[explanations in brackets]

I have a theory that a man's fate lies in his natural disposition; not the disposition which he
has control over, but a certain secret and unsuspected bent of his mind, which leads him right or
wrong, against his will and against his knowledge. Thus, I believe that the man who never gets
on in the world has within him a certain bias towards the wrong side of the road of life. He is like
one of those balls used in playing bowls. He is, to all appearance, perfectly round and equally
balanced; but roll him as straight as you will, he invariably inclines to one side. When we see
men equal in all other respects—in talent, education, physical strength, and personal
appearance—it is, I suspect, this secret bias which makes the difference in their fortunes. One
goes straight along the high road of life to the goal; while the other struggles onward for a while,
inclining little by little towards the side, until at last he rolls into the ditch. This bias is placed
variously, and disposes the ball to every variety of accident. Thus one becomes rich, another
poor; one catches all the diseases that flesh is heir to, another escapes them; one is drowned,
another is hanged. I have long entertained the belief that it is a certain and particular kind of
person who catches the small-pox and becomes pitted by it; that it is a particular kind of person
who is destined to wear a wooden leg; that it is a very exceptionable and distinct kind of person
who is destined to be murdered: I further believe that, if we could only make a diagnosis of the
predisposition of these persons, and ascertain the nature of the bias and its general indications,
we should be able to look in a man's face and tell him for a certainty that he will one day have a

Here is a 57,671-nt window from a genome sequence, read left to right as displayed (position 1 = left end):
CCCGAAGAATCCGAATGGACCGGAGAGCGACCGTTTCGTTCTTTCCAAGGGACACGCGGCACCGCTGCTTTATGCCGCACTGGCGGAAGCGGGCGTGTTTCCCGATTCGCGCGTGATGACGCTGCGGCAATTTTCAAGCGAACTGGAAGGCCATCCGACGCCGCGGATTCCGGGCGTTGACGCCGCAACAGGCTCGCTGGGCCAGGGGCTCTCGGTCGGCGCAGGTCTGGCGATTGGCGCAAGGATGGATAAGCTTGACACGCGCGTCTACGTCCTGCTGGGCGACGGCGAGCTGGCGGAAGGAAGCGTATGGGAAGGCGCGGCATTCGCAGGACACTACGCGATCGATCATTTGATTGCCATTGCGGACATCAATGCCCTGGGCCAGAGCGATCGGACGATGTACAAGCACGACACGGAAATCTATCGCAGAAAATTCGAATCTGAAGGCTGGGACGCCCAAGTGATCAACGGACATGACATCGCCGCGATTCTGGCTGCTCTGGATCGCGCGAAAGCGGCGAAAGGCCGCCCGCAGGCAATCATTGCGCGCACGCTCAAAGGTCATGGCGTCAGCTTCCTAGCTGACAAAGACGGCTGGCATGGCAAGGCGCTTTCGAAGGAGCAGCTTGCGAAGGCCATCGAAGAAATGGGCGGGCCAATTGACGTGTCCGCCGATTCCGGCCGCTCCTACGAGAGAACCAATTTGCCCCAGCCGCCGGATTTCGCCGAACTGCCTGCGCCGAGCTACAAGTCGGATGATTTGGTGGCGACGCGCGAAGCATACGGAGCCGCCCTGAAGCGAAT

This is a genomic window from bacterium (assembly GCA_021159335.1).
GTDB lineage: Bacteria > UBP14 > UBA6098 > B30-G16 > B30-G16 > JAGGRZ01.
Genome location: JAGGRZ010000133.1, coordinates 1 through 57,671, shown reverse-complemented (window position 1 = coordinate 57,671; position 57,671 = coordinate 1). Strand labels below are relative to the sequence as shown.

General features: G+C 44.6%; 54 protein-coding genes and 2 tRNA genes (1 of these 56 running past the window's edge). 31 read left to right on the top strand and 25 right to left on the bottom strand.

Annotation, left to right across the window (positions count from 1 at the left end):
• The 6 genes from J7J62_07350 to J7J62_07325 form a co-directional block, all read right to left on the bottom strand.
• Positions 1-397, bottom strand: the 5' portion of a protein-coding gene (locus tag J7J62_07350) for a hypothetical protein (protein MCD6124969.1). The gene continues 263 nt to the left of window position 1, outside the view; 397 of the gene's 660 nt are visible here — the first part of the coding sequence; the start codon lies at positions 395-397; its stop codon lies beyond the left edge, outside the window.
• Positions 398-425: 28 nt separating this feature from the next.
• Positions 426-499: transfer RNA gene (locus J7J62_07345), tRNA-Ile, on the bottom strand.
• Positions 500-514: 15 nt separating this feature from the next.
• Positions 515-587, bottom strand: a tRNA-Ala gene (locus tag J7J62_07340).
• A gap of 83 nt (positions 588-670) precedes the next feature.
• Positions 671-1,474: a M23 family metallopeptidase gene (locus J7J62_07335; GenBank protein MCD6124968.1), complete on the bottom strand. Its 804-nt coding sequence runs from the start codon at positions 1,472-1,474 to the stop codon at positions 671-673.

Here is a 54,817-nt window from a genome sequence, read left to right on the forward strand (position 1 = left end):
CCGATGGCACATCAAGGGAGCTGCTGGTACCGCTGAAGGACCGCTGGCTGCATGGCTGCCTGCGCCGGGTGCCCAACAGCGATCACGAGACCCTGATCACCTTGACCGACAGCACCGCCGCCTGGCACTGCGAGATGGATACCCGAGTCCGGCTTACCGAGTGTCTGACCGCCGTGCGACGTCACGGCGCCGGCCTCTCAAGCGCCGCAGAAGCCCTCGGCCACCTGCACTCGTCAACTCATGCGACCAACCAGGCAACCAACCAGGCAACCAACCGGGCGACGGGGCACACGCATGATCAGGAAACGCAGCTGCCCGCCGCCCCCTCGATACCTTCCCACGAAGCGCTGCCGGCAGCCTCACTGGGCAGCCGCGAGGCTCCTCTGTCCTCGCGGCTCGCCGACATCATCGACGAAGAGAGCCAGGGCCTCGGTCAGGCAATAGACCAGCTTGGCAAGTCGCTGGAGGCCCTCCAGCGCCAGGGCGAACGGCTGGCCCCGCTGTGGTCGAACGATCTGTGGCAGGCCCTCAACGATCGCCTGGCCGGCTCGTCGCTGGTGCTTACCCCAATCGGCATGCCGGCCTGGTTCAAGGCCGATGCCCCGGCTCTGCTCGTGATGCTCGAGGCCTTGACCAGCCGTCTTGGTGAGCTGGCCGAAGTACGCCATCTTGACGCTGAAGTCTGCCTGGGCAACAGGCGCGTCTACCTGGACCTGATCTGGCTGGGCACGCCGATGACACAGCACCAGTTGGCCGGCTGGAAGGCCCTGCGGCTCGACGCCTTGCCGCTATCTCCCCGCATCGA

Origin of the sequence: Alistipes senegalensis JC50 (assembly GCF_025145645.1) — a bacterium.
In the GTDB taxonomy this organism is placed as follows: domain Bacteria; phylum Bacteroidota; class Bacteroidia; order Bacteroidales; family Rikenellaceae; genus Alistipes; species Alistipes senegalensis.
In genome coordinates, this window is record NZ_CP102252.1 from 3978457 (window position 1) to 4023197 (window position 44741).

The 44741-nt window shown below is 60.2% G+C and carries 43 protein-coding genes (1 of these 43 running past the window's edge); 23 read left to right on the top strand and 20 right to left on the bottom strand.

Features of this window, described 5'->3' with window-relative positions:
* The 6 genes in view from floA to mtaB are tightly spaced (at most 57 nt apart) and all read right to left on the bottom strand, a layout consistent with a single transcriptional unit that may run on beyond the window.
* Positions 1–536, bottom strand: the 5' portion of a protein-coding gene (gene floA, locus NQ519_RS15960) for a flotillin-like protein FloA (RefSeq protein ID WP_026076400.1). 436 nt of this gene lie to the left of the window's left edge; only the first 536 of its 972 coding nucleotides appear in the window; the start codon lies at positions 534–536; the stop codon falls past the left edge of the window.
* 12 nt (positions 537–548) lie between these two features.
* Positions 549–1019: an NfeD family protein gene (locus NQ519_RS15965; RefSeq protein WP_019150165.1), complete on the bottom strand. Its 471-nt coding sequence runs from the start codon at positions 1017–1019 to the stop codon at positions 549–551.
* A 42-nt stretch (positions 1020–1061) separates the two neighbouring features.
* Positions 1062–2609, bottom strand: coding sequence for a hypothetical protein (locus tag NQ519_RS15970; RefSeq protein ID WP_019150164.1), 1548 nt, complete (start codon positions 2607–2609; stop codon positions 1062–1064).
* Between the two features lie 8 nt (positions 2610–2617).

wooden leg, or that he will be murdered, or that he will be smashed in a railway accident. There
are certain things that I am not afraid of, because I feel that they will never happen to me. I feel
that I have the bias which will, under certain circumstances, always keep me right side up. There
are other things, again, that I am afraid of, because I am not sure how my bias lies with regard
to them.

In pursuing this theory, I am disposed to believe that there is a certain kind of men and women
whose bias is always rolling them into the witness-box; whose bias first of all rolls them into
situations where they see and hear things bearing upon matters which will become the subject
of litigation or criminal process. Look at the people whom Mr. Brunton has so happily sketched
in illustration of these remarks. There they are, born witnesses; types which we see in the box
repeated over and over again, with all the fatuity [stupidity] which leads them into the position
of witnesses, and all the attributes which so peculiarly fit them for the operations of counsel plainly
stamped upon their features. They cannot help being witnesses any more than Dr. Watts' bears
and lions could help growling and fighting. It is their nature to. Mark the dull witness. Have you
not seen him times out of number? At the police-court in a case of assault and battery—he
happened to be in the way at the time, of course: at the inquest—he was passing just at the